NASCAR.com's Kenny Bruce compares Jimmie Johnson to the 'Intimidator' RELATED: Johnson wins at Dover for 10th time The greatest NASCAR driver of all time is … Jimmie Johnson ? That's the word on the street, or in this case the voice on the radio, and since the bluegrass channel was on a commercial break I decided to stick around long enough to hear how that particular conclusion was reached. Such comparisons are inevitable – it's the sort of thing that arises when one is chasing legends. No different than when Jeff Gordon was piling up victories and championships in pursuit of Richard Petty and Dale Earnhardt. No different than when Earnhardt was piling up victories and championships in pursuit of Petty. And no different than when Petty began piling up wins and titles on his way to overtaking a host of former champions, including his father, Lee, the first to win three NASCAR premier series championships. What the 39-year-old Johnson has managed to accomplish in little more than 13 full seasons in NASCAR's Sprint Cup Series certainly puts him in the same league with Petty and Earnhardt, NASCAR's only seven-time champions. There's no doubt that Johnson, fit and trim and now only two wins away from matching Earnhardt's career win total of 76 victories, is one of the sport's greatest drivers. But is he No. 1? From a numbers standpoint, the Hendrick Motorsports driver will undoubtedly surpass Earnhardt's win total, and it's likely he'll eventually capture a seventh championship. He could, in fact, become the first driver to win more than seven titles. That would make him the most successful driver from a championship standpoint (neither he nor anyone else will come close to Petty's mark of 200 career wins), but will that make him NASCAR's greatest driver? No. That designation, without question, belongs to Earnhardt. Statistics are a great way to gauge success. But it takes more than numbers to measure greatness. Johnson has managed to excel during what some claim is the most competitive era in the history of NASCAR. Yes, there are more winners, on average, today. But there are also more races on the schedule, thus also more opportunities. A larger number of teams run the full schedule today, although that doesn't necessarily mean there are more "better" teams competing. Earnhardt never ran a season consisting of 36 points races; Johnson's never run in fewer than 36. Earnhardt never had the opportunity to compete at Kansas, Chicago or Kentucky; but by the same token, Johnson never raced at North Wilkesboro or Riverside. I have a strong feeling both could have won at those tracks given the chance. I'll argue that the talent pool Earnhardt often faced was just as deep – with lineups including drivers such as Petty and Darrell Waltrip, Bobby Allison, Cale Yarborough, Buddy Baker, Neil Bonnett, Geoff Bodine and Harry Gant. Eventually Bill Elliott , Dale Jarrett and Rusty Wallace, Davey Allison, Alan Kulwicki, Tim Richmond and others took their place. Most were champions; many are already members of the NASCAR Hall of Fame. Johnson is one of the greatest drivers that today's fans will ever see. What he has done has been nothing short of amazing. If one wants to argue that he would not have won 74 races and six championships had it not been for Hendrick Motorsports and Chad Knaus, the same could be said of Earnhardt, who owed much of his success to Richard Childress Racing and the talented group he worked with there. But what elevates Earnhardt above the rest is more than the fact that he was so successful. He provided fans with some of the sport's most memorable moments during his two-plus decades. Among them: winning the pole at Watkins Glen in '96 (and setting the track qualifying record, to boot) just two weeks after suffering a broken collarbone and sternum in a vicious crash at Talladega; climbing from his damaged car and into the ambulance, only to quickly exit and return to his car once he realized it would still run, at Daytona in '97; his first and only Daytona 500 victory the following season, a win that erased 19 years of heartbreak. There was the "rattle his cage" incident with Terry Labonte en route to victory in the night race at Bristol in '99; the wrongly-termed but aptly promoted "pass in the grass" on his way to winning the 1997 All-Star Race at Charlotte Motor Speedway ; and the charge from 18th to first in the final five laps of the 2000 Winston 500 at Talladega Superspeedway . For two decades, greatness drove a Chevrolet and it carried the number 3. They were memorable moments that elevated the sport and defined the man. Johnson can win more races and win more championships, but he can't match that. He needn't worry – no one else can, either. FULL SERIES COVERAGE • Latest news • Standings • Schedule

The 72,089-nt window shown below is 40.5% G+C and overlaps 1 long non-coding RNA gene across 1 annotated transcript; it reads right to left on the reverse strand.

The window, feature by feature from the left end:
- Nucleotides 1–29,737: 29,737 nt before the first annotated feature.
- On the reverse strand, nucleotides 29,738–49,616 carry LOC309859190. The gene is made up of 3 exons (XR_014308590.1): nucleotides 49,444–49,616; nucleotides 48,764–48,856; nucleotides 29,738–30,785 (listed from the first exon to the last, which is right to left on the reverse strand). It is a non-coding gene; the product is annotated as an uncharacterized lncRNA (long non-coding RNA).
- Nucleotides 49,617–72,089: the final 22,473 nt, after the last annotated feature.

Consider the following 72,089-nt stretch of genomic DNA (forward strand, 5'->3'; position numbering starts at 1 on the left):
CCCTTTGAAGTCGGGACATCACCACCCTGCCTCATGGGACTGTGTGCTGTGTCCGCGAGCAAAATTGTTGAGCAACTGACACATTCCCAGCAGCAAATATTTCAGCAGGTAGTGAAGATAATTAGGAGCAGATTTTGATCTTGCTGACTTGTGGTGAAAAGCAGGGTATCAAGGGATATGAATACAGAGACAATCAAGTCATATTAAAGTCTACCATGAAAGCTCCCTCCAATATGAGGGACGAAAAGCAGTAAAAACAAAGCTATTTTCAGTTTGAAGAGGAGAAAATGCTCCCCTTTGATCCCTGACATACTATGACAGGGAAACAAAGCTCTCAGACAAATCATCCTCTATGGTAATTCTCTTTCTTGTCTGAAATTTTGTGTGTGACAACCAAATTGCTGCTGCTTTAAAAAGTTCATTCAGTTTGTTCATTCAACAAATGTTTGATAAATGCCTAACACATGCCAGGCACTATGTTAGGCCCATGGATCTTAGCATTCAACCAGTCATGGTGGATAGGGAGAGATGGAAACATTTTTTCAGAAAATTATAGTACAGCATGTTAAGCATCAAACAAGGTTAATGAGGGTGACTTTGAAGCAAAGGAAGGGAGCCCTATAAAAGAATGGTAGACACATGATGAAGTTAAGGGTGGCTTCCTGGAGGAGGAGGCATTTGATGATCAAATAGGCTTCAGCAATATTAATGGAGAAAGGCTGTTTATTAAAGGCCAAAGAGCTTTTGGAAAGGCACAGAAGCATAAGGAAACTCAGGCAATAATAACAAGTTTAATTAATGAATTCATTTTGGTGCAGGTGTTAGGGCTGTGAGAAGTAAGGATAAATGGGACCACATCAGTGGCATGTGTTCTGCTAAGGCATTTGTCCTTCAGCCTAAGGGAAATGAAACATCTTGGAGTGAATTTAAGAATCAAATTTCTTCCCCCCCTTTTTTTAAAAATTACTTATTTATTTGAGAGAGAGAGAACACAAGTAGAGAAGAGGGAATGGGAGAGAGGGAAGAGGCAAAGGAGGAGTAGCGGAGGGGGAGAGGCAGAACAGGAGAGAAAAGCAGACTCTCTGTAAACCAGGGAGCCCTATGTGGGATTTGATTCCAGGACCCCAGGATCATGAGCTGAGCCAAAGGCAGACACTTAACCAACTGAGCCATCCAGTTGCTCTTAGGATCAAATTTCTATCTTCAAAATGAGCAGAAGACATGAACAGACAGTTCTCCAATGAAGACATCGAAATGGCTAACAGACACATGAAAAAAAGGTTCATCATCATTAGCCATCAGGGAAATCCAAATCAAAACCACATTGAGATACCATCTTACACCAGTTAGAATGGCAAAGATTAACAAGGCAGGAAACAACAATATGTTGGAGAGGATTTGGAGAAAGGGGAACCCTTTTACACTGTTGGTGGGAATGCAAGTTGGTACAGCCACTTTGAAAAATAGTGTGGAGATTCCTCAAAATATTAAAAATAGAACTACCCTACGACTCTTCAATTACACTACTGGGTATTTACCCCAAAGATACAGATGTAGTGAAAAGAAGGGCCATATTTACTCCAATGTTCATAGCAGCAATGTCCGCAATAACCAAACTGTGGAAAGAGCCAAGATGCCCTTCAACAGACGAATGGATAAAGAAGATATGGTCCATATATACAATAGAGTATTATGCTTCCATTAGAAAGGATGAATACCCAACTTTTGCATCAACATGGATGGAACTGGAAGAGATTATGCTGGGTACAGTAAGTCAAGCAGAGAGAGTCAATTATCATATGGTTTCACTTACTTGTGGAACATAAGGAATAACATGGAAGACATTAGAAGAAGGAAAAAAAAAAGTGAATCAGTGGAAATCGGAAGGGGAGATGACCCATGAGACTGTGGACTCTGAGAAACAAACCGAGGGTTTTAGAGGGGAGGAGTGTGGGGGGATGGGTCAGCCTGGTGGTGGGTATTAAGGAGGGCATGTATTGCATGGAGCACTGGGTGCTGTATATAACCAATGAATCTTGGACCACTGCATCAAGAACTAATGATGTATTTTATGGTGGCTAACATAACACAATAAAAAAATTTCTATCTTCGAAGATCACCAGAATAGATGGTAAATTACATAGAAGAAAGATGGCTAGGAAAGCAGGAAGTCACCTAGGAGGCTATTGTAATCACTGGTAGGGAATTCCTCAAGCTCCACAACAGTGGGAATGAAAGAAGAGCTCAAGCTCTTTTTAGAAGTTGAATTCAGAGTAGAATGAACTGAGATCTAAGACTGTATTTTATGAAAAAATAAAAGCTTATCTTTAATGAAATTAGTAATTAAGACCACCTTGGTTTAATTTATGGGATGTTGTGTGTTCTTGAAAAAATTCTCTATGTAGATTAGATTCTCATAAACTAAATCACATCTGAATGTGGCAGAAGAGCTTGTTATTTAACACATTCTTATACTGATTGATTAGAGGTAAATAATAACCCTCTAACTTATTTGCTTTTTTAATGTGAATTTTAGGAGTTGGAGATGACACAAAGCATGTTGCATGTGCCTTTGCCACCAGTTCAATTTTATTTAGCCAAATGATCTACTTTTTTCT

Matthew Strickert and Kenny Bruce discuss the fast speed of Michigan International Speedway and pick which drivers could possibly hoist the trophy in the Quicken Loans 400.